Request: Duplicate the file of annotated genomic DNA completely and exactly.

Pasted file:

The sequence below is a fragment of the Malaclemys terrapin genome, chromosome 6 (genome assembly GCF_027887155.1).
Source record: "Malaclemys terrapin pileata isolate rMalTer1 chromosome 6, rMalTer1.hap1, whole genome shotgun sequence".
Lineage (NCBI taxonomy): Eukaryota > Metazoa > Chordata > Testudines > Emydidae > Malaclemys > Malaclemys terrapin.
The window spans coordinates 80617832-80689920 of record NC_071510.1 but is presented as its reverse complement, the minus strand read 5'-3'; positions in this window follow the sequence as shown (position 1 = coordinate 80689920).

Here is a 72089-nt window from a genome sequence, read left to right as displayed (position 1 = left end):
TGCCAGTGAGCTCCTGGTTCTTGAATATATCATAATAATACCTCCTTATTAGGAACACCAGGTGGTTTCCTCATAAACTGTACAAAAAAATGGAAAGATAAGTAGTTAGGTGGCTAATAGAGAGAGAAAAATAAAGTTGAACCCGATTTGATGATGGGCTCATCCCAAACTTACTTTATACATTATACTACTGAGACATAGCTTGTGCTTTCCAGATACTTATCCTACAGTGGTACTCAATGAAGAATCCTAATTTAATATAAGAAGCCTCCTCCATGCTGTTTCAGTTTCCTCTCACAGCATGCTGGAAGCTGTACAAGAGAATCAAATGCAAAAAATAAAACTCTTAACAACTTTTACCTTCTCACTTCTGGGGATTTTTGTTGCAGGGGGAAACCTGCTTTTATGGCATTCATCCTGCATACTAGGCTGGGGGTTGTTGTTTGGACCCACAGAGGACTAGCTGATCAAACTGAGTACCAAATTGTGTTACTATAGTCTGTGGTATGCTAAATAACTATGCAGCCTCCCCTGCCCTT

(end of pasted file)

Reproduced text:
The sequence below is a fragment of the Malaclemys terrapin genome, chromosome 6 (genome assembly GCF_027887155.1).
Source record: "Malaclemys terrapin pileata isolate rMalTer1 chromosome 6, rMalTer1.hap1, whole genome shotgun sequence".
Lineage (NCBI taxonomy): Eukaryota > Metazoa > Chordata > Testudines > Emydidae > Malaclemys > Malaclemys terrapin.
The window spans coordinates 80617832-80689920 of record NC_071510.1 but is presented as its reverse complement, the minus strand read 5'-3'; positions in this window follow the sequence as shown (position 1 = coordinate 80689920).

Here is a 72089-nt window from a genome sequence, read left to right as displayed (position 1 = left end):
TGCCAGTGAGCTCCTGGTTCTTGAATATATCATAATAATACCTCCTTATTAGGAACACCAGGTGGTTTCCTCATAAACTGTACAAAAAAATGGAAAGATAAGTAGTTAGGTGGCTAATAGAGAGAGAAAAATAAAGTTGAACCCGATTTGATGATGGGCTCATCCCAAACTTACTTTATACATTATACTACTGAGACATAGCTTGTGCTTTCCAGATACTTATCCTACAGTGGTACTCAATGAAGAATCCTAATTTAATATAAGAAGCCTCCTCCATGCTGTTTCAGTTTCCTCTCACAGCATGCTGGAAGCTGTACAAGAGAATCAAATGCAAAAAATAAAACTCTTAACAACTTTTACCTTCTCACTTCTGGGGATTTTTGTTGCAGGGGGAAACCTGCTTTTATGGCATTCATCCTGCATACTAGGCTGGGGGTTGTTGTTTGGACCCACAGAGGACTAGCTGATCAAACTGAGTACCAAATTGTGTTACTATAGTCTGTGGTATGCTAAATAACTATGCAGCCTCCCCTGCCCTT